Join Eric Wexler for an in-depth discussion in this video Resizing images, part of Photoshop CS3 Extended for BioMedical Research.
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Over the next several videos, we are going to be covering how to use Photoshop…to change your image to make it better suited for a research purpose.…Acquisition systems produce images that need to be modified to suit…researcher's needs. Changing image size and resolution was one of the main…reasons I started to use Photoshop back at version 3.0.…I seemed to always be resizing images to fit a need. Whether fitting them into…a report or to match images from other sources. Also, it's a useful way to make…the image smaller, reducing the memory usage. This will speed up processing…time. I only do this though when it's proper that I change the resolution of…the image. Again, this can dramatically decrease the size of the image.…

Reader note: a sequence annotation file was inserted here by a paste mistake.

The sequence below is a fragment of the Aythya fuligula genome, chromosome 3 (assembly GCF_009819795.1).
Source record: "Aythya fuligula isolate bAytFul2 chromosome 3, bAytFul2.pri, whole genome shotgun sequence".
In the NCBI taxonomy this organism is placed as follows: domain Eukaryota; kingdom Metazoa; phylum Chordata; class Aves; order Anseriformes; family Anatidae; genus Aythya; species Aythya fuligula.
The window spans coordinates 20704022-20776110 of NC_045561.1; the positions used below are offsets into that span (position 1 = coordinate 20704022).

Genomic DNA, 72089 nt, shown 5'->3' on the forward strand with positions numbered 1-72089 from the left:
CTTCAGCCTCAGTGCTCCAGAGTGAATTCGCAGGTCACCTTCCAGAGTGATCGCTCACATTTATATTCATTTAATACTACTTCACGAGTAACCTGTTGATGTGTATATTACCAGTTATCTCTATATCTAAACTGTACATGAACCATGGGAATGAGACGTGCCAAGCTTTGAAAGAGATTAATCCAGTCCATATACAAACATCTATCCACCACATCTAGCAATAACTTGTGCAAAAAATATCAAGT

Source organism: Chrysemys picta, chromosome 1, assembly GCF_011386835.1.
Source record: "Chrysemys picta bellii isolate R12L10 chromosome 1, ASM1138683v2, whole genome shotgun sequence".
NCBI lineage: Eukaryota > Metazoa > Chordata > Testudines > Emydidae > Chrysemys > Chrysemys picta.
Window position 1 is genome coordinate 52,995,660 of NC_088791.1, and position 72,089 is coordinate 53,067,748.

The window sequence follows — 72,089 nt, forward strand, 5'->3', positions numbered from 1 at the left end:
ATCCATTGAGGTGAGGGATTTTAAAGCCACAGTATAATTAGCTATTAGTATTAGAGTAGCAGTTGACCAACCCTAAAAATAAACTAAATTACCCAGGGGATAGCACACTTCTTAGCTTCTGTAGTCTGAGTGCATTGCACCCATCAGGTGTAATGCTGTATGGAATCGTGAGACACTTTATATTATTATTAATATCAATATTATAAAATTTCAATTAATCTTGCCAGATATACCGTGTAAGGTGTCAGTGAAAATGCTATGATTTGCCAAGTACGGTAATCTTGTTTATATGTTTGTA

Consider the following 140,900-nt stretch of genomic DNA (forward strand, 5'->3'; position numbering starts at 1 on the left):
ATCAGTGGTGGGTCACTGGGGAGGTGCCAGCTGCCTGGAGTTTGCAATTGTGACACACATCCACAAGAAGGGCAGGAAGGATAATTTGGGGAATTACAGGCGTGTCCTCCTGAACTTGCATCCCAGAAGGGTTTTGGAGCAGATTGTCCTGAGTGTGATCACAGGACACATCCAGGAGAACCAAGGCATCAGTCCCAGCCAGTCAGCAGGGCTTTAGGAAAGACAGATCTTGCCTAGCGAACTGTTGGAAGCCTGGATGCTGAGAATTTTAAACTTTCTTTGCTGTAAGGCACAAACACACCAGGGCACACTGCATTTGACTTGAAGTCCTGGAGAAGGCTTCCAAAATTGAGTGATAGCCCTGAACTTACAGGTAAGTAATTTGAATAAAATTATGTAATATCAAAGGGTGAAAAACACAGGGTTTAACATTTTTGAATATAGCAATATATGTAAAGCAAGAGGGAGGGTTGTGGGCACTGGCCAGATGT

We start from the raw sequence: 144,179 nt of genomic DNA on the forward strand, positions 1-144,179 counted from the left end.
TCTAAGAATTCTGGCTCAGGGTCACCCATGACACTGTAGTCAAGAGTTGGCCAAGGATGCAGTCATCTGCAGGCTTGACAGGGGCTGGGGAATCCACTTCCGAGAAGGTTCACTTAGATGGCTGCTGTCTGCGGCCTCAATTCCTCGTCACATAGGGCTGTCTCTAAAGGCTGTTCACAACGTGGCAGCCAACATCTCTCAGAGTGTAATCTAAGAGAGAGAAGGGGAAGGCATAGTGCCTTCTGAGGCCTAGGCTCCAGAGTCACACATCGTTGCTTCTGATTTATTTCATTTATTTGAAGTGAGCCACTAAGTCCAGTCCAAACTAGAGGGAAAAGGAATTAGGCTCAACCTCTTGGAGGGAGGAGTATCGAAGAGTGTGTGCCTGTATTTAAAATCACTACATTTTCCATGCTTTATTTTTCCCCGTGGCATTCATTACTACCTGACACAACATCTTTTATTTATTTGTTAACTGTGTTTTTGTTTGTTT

I generally acquire images at a high resolution than is needed because it…ends up being a time saver if we need to look closer at the samples as well as…I am able to see the entire sample in a single field of view and be able to…zoom in to look at any region at a higher resolution, to be able to see more detail.…
NOTE: Actual biological research images are used for this title's examples. Some of these images, including those of internal organs and dissected animals, may be considered graphic or offensive to some viewers. Viewer discretion is strongly advised.
- Understanding imaging in biomedical research
- Getting started in Photoshop
- Organizing digital assets
- Working with image stacks
- Evaluating image color and histograms
- Modifying images for research
- Compensating for acquisition problems and limitations
- Adding reference information to images
- Sharing work
- Optimizing and creating a DICOM image or animation